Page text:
Right now, everyone is obviously buzzing about the Verizon iPhone 4. What people aren't talking about (yet) is the fact the device will be using a Qualcomm chipset for its CDMA radio (with no GSM capabilities) as opposed to the Infineon versions seen in the GSM iPhone 4. This isn't much of a surprise by itself, but it paves the way for a major shift from Apple. But first, a little bit of a timeline.
Just before the Verizon iPhone 4 launch, we'd heard from multiple sources -- sources like the ones which gave us all that extremely accurate Apple TV info last time around -- that the iPad 2 isn't nearly as close to launch as some have speculated. Apparently, those case and hardware mockups we've seen are rather early versions, which means we're still months out from a proper introduction. It seems likely that the device will land around April (perfectly timed with the 12-month product cycle Apple enjoys). And what about that device? From what we've been told, the thinner, sleeker tablet will sport a new screen technology that is akin to (though not the same as) the iPhone 4's Retina Display and will be "super high resolution" (unlike reports to the contrary). The device will remain at 10 inches but will now feature both front and rear cameras (not a huge surprise), and... there's an SD slot. That's right -- our sources say with near certainty that the device will have a dedicated SD slot built in (with no traditional USB slot). In fact, see that weird notch in the photo below? That's where the SD part will be located. What's most interesting, however, is what's happening under the hood.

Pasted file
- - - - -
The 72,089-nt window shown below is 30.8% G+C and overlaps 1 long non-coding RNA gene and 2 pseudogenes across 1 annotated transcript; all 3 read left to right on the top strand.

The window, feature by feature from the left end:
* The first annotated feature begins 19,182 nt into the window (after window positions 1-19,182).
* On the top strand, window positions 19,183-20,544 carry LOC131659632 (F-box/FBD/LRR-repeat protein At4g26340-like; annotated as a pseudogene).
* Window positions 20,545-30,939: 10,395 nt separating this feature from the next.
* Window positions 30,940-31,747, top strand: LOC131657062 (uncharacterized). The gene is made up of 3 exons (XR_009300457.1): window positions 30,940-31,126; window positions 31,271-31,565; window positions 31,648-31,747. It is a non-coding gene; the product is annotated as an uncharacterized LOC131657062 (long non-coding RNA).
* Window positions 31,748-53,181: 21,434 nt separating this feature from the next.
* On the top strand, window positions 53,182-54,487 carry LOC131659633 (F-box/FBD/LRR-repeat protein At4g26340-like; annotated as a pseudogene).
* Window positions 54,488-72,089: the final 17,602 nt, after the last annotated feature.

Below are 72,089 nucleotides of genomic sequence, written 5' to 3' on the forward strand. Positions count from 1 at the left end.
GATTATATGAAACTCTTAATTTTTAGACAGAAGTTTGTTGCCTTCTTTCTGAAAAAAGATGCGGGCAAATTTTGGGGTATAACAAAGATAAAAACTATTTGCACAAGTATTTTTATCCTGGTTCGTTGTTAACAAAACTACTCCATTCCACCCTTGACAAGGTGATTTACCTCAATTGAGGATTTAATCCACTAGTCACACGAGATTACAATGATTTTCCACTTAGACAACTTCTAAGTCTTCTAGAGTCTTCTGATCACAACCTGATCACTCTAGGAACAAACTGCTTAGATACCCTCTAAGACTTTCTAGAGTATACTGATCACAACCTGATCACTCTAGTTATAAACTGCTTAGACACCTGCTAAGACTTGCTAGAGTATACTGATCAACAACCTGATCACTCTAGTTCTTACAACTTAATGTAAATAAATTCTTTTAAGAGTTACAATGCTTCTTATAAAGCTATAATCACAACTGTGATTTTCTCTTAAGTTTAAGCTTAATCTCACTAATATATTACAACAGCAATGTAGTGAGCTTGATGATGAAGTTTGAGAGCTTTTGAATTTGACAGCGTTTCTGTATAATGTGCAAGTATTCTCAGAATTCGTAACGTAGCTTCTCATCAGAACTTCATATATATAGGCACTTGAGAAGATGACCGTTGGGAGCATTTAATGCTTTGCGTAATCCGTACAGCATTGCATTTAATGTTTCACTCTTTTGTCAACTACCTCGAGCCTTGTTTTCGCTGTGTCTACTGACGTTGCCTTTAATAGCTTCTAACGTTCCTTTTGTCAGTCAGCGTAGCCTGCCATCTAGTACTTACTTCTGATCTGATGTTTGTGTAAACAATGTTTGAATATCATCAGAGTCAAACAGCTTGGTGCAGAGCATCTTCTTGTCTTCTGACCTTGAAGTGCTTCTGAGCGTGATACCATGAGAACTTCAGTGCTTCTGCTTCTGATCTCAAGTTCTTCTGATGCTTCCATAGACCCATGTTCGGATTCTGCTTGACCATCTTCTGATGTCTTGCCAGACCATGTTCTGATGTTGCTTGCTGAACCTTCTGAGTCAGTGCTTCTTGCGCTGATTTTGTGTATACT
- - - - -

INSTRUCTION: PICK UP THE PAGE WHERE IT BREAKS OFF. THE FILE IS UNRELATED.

The new iPad will feature a dual GSM / CDMA chipset produced by Qualcomm and will mark Apple's shift away from Infineon
as its chipset maker to Qualcomm
for all of its mobile devices. It's not clear if the chipset being used will be based on the company's EV-DO / HSPA Gobi
variety or an entirely new design. Presumably, the strength of the new dual-mode chipset is that it will allow both Verizon and AT&T to offer the iPad simultaneously.
But all of these moves are leading up to the iPhone 5 -- a completely redesigned handset -- which our sources say is on track for a summer launch. Right now, the device is being tested discreetly by senior staff at Apple (strictly on campus only). We don't have much info on the phone at this point, but our understanding is that the new device will be a total rethink from a design standpoint and will be running atop Apple's new A5 CPU (a Cortex A9-based, multi-core chip). This device, like the iPad 2, will feature a Qualcomm chipset that does triple duty as the CDMA / GSM / UMTS baseband processor -- from what we hear there's no LTE in the mix at this point.
One other interesting tidbit: Apple is at work on the second generation of its redesigned Apple TV, which will include that new A5 processor. The CPU is said to be blazingly fast, cranking out 1080p video "like running water." It's likely that the A5 will make it into the iPad 2 as well, but we have yet to confirm that.
So what does this all mean? Besides the surprise of an SD slot on the iPad, it all sounds fairly routine. It's the complete move away from Infineon to Qualcomm that's truly notable -- marking one of the biggest shifts in suppliers and technology since the advent of the original iPhone. We're working on getting more detail on all of these devices, and as soon as we do, you guys will be the first to know!